In this study, it was found that having parents with adequate health literacy was positively associated with their level of education, their level of income, their employment, their smaller family size and their self-assessment of their health. Some studies in the literature  report a significant correlation between health literacy and certain demographic factors, including age and level of education, with higher levels of health literacy found among women than men, those aged 65–74, married individuals, those with a high school education or higher, and those in employment . Many studies in the Turkish literature [4, 33,34,35, 41] and international articles [37, 38] show consistency in the results regarding the level of health literacy among adults. The level of health literacy in a society is significantly influenced by factors related to employment, income and education [42,43,44]. Poor socio-economic conditions are recognized as contributing to low health literacy, and health literacy serves as a mediator in the relationship between the use of preventive health services and overall health status, quality of life and health behaviors . The results of the study show that health literacy is significantly influenced by various socio-economic factors such as education, income and employment, as well as an individual’s ability to self-assess their health status.
We noted a correlation between possessing sufficient health literacy and parents’ ability to accurately evaluate their child’s health. Studies in the literature indicate that parents with high or functional health literacy exhibit preventative measures towards their children’s health [10, 46], possess greater understanding and expertise in managing their child’s asthma , instill their children with enhanced self-esteem , and adopt more constructive approaches towards their children’s health . It is noteworthy for pediatric health that parents with sufficient health literacy were capable of reporting their child’s health as excellent or very good. Hence, a child’s well-being is influenced by the extent of their parents’ health literacy.
This study found no significant association between parental health literacy and a child’s body mass index. However, there is evidence to suggest that adequate parental health literacy may be associated with a child’s reduced likelihood of being unhealthily overweight and increased likelihood of being tall for their age. An important finding of this study is that rates of obesity and stunted growth were significantly lower in children of parents with adequate health literacy compared with those of parents with inadequate health literacy. A study has shown that low parental health literacy is linked to factors such as the socioeconomic status of the community, unhealthy dietary habits in children, and insufficient physical activity. These factors negatively affect a child’s health . One study found an association between low parental health literacy and low parental self-efficacy in parents of new-born babies, which negatively affected their child’s health . Another study found that parents with low health literacy put their children at increased risk of developing obesity, and that adequate parental health literacy had a positive effect on children, as they were more likely to adopt effective weight loss strategies and positive health behaviors . There is evidence of a positive association between functional health literacy of parents and adult height of children, and adequate health literacy of parents has a positive impact on child development . Some studies have shown a positive and statistically significant association between maternal nutritional literacy and children’s weight for age, height for age and body mass index [49, 51], and maternal nutritional literacy has been found to be effective in preventing stunting .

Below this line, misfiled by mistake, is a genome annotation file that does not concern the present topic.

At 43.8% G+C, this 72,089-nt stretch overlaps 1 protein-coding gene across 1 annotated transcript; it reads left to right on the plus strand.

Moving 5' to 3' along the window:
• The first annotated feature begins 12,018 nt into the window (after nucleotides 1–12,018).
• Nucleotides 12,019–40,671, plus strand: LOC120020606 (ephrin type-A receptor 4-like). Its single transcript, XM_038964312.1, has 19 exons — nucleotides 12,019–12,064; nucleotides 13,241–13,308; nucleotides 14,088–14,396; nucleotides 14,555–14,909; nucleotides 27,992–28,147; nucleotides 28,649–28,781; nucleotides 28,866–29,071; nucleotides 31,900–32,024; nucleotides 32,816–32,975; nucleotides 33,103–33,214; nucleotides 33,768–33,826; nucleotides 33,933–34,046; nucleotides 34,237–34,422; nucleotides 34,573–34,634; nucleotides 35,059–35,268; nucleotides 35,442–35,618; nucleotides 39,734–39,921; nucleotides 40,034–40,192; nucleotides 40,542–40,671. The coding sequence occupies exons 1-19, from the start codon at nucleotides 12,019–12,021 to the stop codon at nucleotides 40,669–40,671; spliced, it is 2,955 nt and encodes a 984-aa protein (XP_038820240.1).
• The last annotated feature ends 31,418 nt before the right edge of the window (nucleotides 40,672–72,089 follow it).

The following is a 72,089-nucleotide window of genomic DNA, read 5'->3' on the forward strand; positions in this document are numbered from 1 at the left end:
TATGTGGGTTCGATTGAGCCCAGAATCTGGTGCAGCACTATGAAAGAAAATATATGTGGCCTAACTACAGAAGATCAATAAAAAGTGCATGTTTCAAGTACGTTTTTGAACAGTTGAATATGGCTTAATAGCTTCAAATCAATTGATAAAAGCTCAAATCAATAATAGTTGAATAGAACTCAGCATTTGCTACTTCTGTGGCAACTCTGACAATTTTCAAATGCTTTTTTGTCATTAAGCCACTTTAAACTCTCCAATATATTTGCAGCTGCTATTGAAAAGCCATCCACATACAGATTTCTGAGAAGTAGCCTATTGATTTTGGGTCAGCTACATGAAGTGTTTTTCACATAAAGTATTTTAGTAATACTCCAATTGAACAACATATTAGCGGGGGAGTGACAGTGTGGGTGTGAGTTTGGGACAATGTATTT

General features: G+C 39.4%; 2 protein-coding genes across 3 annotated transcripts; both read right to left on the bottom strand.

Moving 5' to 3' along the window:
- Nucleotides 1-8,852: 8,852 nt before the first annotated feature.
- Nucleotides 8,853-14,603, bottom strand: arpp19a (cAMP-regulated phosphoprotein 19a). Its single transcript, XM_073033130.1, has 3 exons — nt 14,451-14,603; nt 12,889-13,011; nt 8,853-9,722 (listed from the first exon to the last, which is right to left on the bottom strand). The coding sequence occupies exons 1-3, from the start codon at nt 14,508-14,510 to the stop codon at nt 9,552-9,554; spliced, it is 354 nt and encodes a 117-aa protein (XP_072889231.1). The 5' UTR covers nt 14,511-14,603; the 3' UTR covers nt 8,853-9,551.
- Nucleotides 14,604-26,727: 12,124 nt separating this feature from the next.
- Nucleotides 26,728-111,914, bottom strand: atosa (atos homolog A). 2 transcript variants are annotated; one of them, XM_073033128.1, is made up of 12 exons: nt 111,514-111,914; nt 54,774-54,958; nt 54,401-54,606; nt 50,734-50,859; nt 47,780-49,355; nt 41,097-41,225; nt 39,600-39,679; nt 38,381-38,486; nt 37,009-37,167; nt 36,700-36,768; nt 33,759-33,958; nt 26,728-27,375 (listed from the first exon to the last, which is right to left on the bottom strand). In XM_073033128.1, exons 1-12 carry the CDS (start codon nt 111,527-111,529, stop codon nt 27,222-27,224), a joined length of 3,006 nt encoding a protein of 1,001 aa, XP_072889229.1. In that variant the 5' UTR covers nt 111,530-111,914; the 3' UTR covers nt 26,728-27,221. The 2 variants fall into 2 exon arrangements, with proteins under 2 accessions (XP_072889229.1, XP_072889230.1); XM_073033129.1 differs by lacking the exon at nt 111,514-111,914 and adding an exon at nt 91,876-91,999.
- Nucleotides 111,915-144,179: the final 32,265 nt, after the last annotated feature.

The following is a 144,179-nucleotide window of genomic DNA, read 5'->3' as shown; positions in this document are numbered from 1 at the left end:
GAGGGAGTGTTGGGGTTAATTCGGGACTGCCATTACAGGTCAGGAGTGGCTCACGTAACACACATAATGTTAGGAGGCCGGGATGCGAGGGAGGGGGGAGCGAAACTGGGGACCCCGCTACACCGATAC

In this study, it is clear that there is a sufficiently positive relationship between having parents with adequate health literacy and assessing their children’s health, not being overweight for their age and being tall. It can be said that this situation may indicate that adequate parental health literacy may be effective in influencing positive health-related behaviors in children. Based on this situation, it can be said that adequate parental health literacy will positively influence anthropometric measurements of children aged 0–6.
Strengths and limitations
This study is one of the few studies that has been conducted to determine the relationship between parental health literacy and children’s health. In this research explored the factors associated with parental health literacy as well as the relationship between parental health literacy and children’s health. It is important in terms of improving children’s health that health providers make an evaluation of the level of parents’ health knowledge and health literacy when they bring their children in for healthcare at primary care facilities.